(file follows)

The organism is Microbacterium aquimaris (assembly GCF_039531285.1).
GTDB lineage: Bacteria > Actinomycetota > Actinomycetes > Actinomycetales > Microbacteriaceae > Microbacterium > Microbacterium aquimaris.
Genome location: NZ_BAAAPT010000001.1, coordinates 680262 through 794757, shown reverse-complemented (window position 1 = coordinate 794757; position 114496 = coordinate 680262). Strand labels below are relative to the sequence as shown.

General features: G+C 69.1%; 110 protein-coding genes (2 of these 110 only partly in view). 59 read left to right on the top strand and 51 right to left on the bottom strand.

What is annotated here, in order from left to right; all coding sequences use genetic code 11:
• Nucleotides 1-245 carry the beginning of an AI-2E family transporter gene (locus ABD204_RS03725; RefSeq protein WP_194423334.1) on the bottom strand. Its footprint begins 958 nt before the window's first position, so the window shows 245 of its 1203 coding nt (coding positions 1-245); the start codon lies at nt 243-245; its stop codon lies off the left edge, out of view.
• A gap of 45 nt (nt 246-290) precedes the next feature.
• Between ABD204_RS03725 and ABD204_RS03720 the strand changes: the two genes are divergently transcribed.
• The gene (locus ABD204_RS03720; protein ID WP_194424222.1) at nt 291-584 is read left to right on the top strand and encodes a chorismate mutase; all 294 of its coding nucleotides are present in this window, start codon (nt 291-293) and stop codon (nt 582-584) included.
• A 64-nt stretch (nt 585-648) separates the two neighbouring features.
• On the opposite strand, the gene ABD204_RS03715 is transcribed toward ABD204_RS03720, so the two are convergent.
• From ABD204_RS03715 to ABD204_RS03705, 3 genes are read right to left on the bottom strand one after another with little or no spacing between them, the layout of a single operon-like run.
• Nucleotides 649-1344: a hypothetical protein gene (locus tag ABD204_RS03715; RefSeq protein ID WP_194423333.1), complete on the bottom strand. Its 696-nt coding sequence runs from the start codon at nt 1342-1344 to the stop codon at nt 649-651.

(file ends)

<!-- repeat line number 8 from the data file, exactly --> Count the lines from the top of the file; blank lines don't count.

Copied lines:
• Between ABD204_RS03725 and ABD204_RS03720 the strand changes: the two genes are divergently transcribed.